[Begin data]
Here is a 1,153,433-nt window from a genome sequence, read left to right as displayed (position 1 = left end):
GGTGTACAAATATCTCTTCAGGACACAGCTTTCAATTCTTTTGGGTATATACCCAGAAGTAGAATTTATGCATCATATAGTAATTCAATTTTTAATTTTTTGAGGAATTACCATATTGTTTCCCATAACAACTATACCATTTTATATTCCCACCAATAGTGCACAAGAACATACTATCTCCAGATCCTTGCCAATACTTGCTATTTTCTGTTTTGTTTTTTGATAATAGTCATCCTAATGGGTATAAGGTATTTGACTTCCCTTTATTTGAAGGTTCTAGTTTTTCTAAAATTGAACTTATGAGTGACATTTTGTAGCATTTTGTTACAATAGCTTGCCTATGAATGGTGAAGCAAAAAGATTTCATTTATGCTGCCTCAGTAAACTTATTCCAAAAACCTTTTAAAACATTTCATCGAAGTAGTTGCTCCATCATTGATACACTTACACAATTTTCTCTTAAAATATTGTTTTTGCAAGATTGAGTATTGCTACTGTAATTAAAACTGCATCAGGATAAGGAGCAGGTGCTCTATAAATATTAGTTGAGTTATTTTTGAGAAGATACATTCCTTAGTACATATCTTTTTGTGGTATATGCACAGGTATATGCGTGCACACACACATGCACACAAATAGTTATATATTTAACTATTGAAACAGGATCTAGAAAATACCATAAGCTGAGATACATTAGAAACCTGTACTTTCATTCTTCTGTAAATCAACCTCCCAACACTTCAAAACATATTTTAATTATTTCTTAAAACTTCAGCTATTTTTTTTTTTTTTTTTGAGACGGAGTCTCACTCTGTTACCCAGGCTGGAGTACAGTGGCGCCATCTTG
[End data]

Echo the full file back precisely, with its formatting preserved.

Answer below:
Here is a 1,153,433-nt window from a genome sequence, read left to right as displayed (position 1 = left end):
GGTGTACAAATATCTCTTCAGGACACAGCTTTCAATTCTTTTGGGTATATACCCAGAAGTAGAATTTATGCATCATATAGTAATTCAATTTTTAATTTTTTGAGGAATTACCATATTGTTTCCCATAACAACTATACCATTTTATATTCCCACCAATAGTGCACAAGAACATACTATCTCCAGATCCTTGCCAATACTTGCTATTTTCTGTTTTGTTTTTTGATAATAGTCATCCTAATGGGTATAAGGTATTTGACTTCCCTTTATTTGAAGGTTCTAGTTTTTCTAAAATTGAACTTATGAGTGACATTTTGTAGCATTTTGTTACAATAGCTTGCCTATGAATGGTGAAGCAAAAAGATTTCATTTATGCTGCCTCAGTAAACTTATTCCAAAAACCTTTTAAAACATTTCATCGAAGTAGTTGCTCCATCATTGATACACTTACACAATTTTCTCTTAAAATATTGTTTTTGCAAGATTGAGTATTGCTACTGTAATTAAAACTGCATCAGGATAAGGAGCAGGTGCTCTATAAATATTAGTTGAGTTATTTTTGAGAAGATACATTCCTTAGTACATATCTTTTTGTGGTATATGCACAGGTATATGCGTGCACACACACATGCACACAAATAGTTATATATTTAACTATTGAAACAGGATCTAGAAAATACCATAAGCTGAGATACATTAGAAACCTGTACTTTCATTCTTCTGTAAATCAACCTCCCAACACTTCAAAACATATTTTAATTATTTCTTAAAACTTCAGCTATTTTTTTTTTTTTTTTTGAGACGGAGTCTCACTCTGTTACCCAGGCTGGAGTACAGTGGCGCCATCTTG